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Suriname under Dutch rule, 1750– 1950

Explaining how leprosy was considered in various historical settings by referring to categories of uncleanliness in antiquity, is problematic. The book historicizes how leprosy has been framed and addressed. It investigates the history of leprosy in Suriname, a plantation society where the vast majority of the population consisted of imported slaves from Africa. The relationship between the modern stigmatization and exclusion of people affected with leprosy, and the political tensions and racial fears originating in colonial slave society, exerting their influence until after the decolonization up to the present day. The book explores leprosy management on the black side of the medical market in the age of slavery as contrasted with the white side. The difference in perspectives on leprosy between African slaves and European masters contributed to the development of the 'Great Confinement' policies, and leprosy sufferers were sent to the Batavia leprosy asylum. Dutch debates about leprosy took place when the threat of a 'return' of leprosy to the Netherlands appeared to materialise. A symbiotic alliance for leprosy care that had formed between the colonial state and the Catholics earlier in the nineteenth century was renegotiated within the transforming landscape of Surinamese society to incorporate Protestants as well. By 1935, Dutch colonial medicine had dammed the growing danger of leprosy by using the modern policies of detection and treatment. Dutch doctors and public health officials tried to come to grips with the Afro-Surinamese belief in treef and its influence on the execution of public health policies.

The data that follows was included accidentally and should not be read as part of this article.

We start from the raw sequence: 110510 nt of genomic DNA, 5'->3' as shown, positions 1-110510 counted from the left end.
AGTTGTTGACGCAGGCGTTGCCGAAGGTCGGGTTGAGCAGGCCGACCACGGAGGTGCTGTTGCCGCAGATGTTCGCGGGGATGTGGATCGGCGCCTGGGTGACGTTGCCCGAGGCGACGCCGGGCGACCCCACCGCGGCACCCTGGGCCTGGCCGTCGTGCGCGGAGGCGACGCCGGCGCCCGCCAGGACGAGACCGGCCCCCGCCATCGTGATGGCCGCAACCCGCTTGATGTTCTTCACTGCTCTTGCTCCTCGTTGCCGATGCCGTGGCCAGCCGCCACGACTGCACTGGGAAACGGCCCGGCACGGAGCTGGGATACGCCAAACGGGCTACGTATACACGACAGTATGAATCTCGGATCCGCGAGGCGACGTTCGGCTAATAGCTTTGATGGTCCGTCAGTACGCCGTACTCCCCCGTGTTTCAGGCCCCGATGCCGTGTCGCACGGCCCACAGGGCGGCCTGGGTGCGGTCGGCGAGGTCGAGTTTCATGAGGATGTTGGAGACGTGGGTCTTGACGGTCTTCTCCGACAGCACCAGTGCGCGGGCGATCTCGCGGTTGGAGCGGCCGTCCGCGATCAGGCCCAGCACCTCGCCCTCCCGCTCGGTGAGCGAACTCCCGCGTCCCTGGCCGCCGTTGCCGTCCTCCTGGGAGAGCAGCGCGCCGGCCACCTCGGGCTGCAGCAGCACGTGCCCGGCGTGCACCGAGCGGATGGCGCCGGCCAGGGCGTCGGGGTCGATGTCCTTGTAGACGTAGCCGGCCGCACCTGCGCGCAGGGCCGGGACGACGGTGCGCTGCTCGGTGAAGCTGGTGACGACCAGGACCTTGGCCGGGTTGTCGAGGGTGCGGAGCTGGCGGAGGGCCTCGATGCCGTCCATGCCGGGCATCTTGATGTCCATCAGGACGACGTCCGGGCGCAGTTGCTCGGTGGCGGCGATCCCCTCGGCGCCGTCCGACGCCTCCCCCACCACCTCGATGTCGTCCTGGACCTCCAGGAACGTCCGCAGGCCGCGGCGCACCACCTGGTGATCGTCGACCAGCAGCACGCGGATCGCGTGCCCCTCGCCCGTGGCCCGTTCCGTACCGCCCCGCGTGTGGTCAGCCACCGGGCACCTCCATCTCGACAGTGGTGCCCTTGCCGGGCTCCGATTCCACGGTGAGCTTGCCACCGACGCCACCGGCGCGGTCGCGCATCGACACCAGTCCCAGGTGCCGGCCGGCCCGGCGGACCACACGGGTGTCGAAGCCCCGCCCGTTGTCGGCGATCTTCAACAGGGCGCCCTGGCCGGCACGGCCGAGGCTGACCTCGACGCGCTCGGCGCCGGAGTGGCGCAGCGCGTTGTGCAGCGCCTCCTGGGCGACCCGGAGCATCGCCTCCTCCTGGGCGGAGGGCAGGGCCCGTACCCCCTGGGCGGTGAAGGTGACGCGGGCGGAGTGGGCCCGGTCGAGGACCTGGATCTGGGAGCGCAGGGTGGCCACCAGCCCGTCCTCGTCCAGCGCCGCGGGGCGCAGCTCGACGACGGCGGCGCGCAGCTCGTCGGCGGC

Liesbeth Hesselink

the French mission civilisatrice.12 The new Ethical Policy was officially announced by Queen Wilhelmina in the annual Royal Oration of 1901. She argued that as the Netherlands prided itself on being a Christian power, this placed its government under an obligation to imbue its policies with a moral mission towards the population of its territories.13 Rather than viewing their colony as mere patrimony and a profitable cash cow, the Ethical Policy implied a novel dedication on the part of the Dutch colonial administration to development of schools and medical services

in Colonial caring
Stephen Snelders

Indonesian nationalists with the Japanese, the Dutch Queen Wilhelmina promised self-​government in internal affairs to all Dutch colonies in a radio speech in December 1942.114 After the war, this promise had to be kept, especially because of the United States’ dominance. In 1949, the first general election with universal suffrage in Suriname was held. From 1 January 1950, internal affairs became the responsibility of the chosen Surinamese government that would not have to account to the Dutch government in the Netherlands for its policies, rather only to the chosen

in Leprosy and colonialism